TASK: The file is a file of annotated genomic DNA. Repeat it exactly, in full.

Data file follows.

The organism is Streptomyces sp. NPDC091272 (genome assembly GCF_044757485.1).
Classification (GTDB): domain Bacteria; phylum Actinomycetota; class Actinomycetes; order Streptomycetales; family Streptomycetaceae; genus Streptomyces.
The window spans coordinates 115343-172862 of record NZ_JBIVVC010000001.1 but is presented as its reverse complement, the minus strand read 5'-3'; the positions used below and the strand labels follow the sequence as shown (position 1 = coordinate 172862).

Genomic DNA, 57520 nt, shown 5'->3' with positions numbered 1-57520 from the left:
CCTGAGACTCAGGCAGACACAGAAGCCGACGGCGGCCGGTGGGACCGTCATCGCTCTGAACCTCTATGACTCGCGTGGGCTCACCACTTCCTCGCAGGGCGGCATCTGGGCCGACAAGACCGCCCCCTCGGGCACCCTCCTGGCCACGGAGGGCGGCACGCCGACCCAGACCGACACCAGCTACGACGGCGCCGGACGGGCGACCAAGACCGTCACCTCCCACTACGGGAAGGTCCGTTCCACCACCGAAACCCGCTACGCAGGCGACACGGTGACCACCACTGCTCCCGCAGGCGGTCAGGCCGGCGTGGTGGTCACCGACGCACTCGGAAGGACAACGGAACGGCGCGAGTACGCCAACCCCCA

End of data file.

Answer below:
The organism is Streptomyces sp. NPDC091272 (genome assembly GCF_044757485.1).
Classification (GTDB): domain Bacteria; phylum Actinomycetota; class Actinomycetes; order Streptomycetales; family Streptomycetaceae; genus Streptomyces.
The window spans coordinates 115343-172862 of record NZ_JBIVVC010000001.1 but is presented as its reverse complement, the minus strand read 5'-3'; the positions used below and the strand labels follow the sequence as shown (position 1 = coordinate 172862).

Genomic DNA, 57520 nt, shown 5'->3' with positions numbered 1-57520 from the left:
CCTGAGACTCAGGCAGACACAGAAGCCGACGGCGGCCGGTGGGACCGTCATCGCTCTGAACCTCTATGACTCGCGTGGGCTCACCACTTCCTCGCAGGGCGGCATCTGGGCCGACAAGACCGCCCCCTCGGGCACCCTCCTGGCCACGGAGGGCGGCACGCCGACCCAGACCGACACCAGCTACGACGGCGCCGGACGGGCGACCAAGACCGTCACCTCCCACTACGGGAAGGTCCGTTCCACCACCGAAACCCGCTACGCAGGCGACACGGTGACCACCACTGCTCCCGCAGGCGGTCAGGCCGGCGTGGTGGTCACCGACGCACTCGGAAGGACAACGGAACGGCGCGAGTACGCCAACCCCCA